The City of Philadelphia has issued new code requirements for construction worker safety training. The new rules went into effect on October 1, 2015, and the Department of Licenses and Inspections has announced that strict enforcement will begin on April 1, 2016.

Under the new regulations, all contractors and employees (including subcontractors) performing construction or demolition work in the City of Philadelphia for which permits have been issued are now required to complete OSHA 10 safety training, or an approved equivalent. This requirement applies to all trades, as well as state-registered home improvement contractors. Workers are required to carry written proof establishing that they have completed an OSHA 10 training course while on the job site, and their employers must also maintain on-site proof of completion for each worker. This information must be furnished to the Department of Licenses and Inspections upon request. The OSHA 10 training is only required to be completed once and does not expire.

Additionally, all contractors licensed under Section 9-1004 of the Philadelphia Code must employ at least one supervisory employee who has completed OSHA 30 safety training, or an approved equivalent, within the past 5 years. Construction or demolition of major buildings requires continuous oversight by a site safety manager who has completed an OSHA 30 course. The designated site safety manager must carry an identification card or certificate of completion issued by the provider of the OSHA 30 training course.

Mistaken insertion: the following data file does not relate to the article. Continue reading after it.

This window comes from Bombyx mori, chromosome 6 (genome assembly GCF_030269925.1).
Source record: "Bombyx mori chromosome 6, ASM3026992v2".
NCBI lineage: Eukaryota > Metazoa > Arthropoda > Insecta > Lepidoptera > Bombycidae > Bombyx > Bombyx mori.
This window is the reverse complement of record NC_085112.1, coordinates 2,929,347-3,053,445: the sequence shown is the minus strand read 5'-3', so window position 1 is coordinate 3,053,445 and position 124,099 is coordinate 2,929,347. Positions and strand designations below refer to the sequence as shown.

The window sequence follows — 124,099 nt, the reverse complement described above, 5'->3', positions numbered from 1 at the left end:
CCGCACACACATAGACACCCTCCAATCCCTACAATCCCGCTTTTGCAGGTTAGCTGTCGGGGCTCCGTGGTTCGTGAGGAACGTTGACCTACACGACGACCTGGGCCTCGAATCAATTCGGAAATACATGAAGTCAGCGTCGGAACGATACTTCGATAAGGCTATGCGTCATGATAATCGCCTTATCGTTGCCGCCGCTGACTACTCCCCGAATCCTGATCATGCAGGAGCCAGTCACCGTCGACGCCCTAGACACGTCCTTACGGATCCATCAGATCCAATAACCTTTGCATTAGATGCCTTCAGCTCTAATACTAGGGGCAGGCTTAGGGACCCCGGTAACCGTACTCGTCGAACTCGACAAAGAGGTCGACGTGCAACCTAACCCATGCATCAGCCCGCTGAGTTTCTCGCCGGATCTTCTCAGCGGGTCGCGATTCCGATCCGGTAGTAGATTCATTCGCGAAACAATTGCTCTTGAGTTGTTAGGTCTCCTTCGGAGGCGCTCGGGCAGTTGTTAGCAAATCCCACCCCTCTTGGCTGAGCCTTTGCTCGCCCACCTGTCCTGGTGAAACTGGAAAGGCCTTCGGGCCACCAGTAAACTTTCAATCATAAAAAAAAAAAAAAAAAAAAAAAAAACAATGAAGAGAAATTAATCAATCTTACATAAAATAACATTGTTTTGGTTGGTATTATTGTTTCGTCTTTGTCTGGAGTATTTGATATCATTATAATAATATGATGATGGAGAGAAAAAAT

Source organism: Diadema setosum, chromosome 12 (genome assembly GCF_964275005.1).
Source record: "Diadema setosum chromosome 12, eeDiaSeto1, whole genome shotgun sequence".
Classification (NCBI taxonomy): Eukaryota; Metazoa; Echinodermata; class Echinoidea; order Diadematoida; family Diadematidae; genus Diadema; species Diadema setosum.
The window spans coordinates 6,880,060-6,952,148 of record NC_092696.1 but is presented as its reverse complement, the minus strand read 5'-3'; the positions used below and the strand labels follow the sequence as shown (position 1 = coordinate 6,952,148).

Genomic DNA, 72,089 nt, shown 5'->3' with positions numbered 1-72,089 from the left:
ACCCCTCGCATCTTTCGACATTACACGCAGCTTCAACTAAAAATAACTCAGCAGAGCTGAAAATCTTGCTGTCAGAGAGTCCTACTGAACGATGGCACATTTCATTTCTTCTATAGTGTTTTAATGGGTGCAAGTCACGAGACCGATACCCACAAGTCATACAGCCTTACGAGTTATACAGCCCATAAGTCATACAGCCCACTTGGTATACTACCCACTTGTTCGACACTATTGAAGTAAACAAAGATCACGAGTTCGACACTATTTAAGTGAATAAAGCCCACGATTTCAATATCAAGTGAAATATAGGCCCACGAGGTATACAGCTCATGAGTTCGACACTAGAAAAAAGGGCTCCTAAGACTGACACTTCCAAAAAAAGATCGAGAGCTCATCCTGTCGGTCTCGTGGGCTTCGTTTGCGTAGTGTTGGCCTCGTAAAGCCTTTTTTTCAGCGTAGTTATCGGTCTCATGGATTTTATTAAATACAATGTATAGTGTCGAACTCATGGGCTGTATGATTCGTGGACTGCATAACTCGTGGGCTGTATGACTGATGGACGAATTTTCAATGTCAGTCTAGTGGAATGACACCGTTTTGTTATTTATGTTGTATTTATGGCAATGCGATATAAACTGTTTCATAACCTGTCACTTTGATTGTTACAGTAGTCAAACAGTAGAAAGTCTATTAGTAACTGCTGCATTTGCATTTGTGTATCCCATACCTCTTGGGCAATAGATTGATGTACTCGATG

The identification of an employee with OSHA 30 training and written proof of completion were required for new contractor license applications made on or after October 1, 2015, and must be submitted with applications for the renewal of contractor licenses set to expire on or after March 31, 2016. Licensed plumbing, electrical, fire suppression, and warm-air contractors are exempt from this requirement.

Effective April 1, 2016, failure to comply with these new regulations will result in the issuance of a violation notice and will subject the contractor to a fine. Repeated or egregious violations may result in the suspension or revocation of the contractor’s license.

Jonathan A. Cass is a Partner in the Firm’s Commercial Litigation Group and the Chair of the its Insurance Coverage and Risk Management Group. He concentrates his practice in commercial litigation, representing individuals and businesses in a wide variety of disputes, including breach of contract matters, employment disputes involving restrictive covenants, and claims arising from tortious interference and misappropriation of trade secrets.

James P. McGraw is an Associate in the Firm’s Pittsburgh office.  His practice focuses on construction, labor & employment, and commercial litigation. Jim counsels clients on a variety of construction-related issues with an emphasis on projects involving public entities.